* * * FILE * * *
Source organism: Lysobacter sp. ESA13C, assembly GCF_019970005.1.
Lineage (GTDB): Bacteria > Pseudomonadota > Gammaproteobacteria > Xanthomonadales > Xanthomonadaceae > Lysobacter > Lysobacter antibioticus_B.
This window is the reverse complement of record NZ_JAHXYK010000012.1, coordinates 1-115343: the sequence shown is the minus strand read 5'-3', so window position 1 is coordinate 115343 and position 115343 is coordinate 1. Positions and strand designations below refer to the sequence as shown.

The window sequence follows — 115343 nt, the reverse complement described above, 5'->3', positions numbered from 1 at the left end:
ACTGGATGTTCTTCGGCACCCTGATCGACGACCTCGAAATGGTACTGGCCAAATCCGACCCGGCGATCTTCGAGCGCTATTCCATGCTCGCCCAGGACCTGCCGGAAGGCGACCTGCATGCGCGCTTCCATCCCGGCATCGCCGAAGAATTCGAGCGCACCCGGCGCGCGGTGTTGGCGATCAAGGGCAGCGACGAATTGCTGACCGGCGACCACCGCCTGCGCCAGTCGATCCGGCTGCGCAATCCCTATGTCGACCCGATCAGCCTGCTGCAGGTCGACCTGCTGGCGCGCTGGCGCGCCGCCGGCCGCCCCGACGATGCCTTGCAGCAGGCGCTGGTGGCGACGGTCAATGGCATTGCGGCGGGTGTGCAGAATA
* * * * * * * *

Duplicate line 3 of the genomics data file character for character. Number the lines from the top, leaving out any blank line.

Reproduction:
This window is the reverse complement of record NZ_JAHXYK010000012.1, coordinates 1-115343: the sequence shown is the minus strand read 5'-3', so window position 1 is coordinate 115343 and position 115343 is coordinate 1. Positions and strand designations below refer to the sequence as shown.